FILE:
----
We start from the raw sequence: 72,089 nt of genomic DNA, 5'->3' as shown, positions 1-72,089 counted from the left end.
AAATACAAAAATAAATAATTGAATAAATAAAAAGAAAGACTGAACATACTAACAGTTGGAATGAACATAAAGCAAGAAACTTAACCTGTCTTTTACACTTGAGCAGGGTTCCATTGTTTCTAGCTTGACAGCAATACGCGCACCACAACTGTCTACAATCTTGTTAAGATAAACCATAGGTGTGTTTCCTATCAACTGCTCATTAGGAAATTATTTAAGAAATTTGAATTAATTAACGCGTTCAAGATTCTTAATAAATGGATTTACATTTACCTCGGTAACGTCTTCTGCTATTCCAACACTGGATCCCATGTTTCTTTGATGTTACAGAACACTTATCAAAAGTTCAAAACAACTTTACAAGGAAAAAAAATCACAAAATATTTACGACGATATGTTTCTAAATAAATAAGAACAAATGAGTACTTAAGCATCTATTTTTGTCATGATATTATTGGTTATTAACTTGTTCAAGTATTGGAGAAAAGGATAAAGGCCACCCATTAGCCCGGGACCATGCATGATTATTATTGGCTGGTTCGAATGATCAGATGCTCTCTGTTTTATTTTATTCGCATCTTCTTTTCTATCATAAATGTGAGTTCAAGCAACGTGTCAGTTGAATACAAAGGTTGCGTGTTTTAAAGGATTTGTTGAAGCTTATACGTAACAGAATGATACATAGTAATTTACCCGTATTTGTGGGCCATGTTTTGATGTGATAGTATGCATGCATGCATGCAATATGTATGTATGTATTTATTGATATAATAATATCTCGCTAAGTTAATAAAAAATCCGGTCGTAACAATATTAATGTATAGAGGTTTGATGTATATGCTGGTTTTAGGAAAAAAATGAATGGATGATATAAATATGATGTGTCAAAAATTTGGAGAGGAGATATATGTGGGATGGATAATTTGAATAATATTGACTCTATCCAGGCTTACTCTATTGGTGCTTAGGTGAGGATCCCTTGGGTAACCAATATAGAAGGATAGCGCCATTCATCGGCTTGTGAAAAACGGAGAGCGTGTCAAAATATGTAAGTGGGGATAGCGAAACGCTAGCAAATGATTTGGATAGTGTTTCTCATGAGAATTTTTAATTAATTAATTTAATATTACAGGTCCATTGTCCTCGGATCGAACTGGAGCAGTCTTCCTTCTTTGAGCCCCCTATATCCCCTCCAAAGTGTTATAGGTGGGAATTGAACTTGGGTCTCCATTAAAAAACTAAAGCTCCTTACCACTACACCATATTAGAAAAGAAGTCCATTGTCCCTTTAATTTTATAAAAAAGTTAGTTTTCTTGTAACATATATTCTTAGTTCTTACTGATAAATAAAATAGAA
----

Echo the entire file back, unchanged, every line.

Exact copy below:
We start from the raw sequence: 72,089 nt of genomic DNA, 5'->3' as shown, positions 1-72,089 counted from the left end.
AAATACAAAAATAAATAATTGAATAAATAAAAAGAAAGACTGAACATACTAACAGTTGGAATGAACATAAAGCAAGAAACTTAACCTGTCTTTTACACTTGAGCAGGGTTCCATTGTTTCTAGCTTGACAGCAATACGCGCACCACAACTGTCTACAATCTTGTTAAGATAAACCATAGGTGTGTTTCCTATCAACTGCTCATTAGGAAATTATTTAAGAAATTTGAATTAATTAACGCGTTCAAGATTCTTAATAAATGGATTTACATTTACCTCGGTAACGTCTTCTGCTATTCCAACACTGGATCCCATGTTTCTTTGATGTTACAGAACACTTATCAAAAGTTCAAAACAACTTTACAAGGAAAAAAAATCACAAAATATTTACGACGATATGTTTCTAAATAAATAAGAACAAATGAGTACTTAAGCATCTATTTTTGTCATGATATTATTGGTTATTAACTTGTTCAAGTATTGGAGAAAAGGATAAAGGCCACCCATTAGCCCGGGACCATGCATGATTATTATTGGCTGGTTCGAATGATCAGATGCTCTCTGTTTTATTTTATTCGCATCTTCTTTTCTATCATAAATGTGAGTTCAAGCAACGTGTCAGTTGAATACAAAGGTTGCGTGTTTTAAAGGATTTGTTGAAGCTTATACGTAACAGAATGATACATAGTAATTTACCCGTATTTGTGGGCCATGTTTTGATGTGATAGTATGCATGCATGCATGCAATATGTATGTATGTATTTATTGATATAATAATATCTCGCTAAGTTAATAAAAAATCCGGTCGTAACAATATTAATGTATAGAGGTTTGATGTATATGCTGGTTTTAGGAAAAAAATGAATGGATGATATAAATATGATGTGTCAAAAATTTGGAGAGGAGATATATGTGGGATGGATAATTTGAATAATATTGACTCTATCCAGGCTTACTCTATTGGTGCTTAGGTGAGGATCCCTTGGGTAACCAATATAGAAGGATAGCGCCATTCATCGGCTTGTGAAAAACGGAGAGCGTGTCAAAATATGTAAGTGGGGATAGCGAAACGCTAGCAAATGATTTGGATAGTGTTTCTCATGAGAATTTTTAATTAATTAATTTAATATTACAGGTCCATTGTCCTCGGATCGAACTGGAGCAGTCTTCCTTCTTTGAGCCCCCTATATCCCCTCCAAAGTGTTATAGGTGGGAATTGAACTTGGGTCTCCATTAAAAAACTAAAGCTCCTTACCACTACACCATATTAGAAAAGAAGTCCATTGTCCCTTTAATTTTATAAAAAAGTTAGTTTTCTTGTAACATATATTCTTAGTTCTTACTGATAAATAAAATAGAA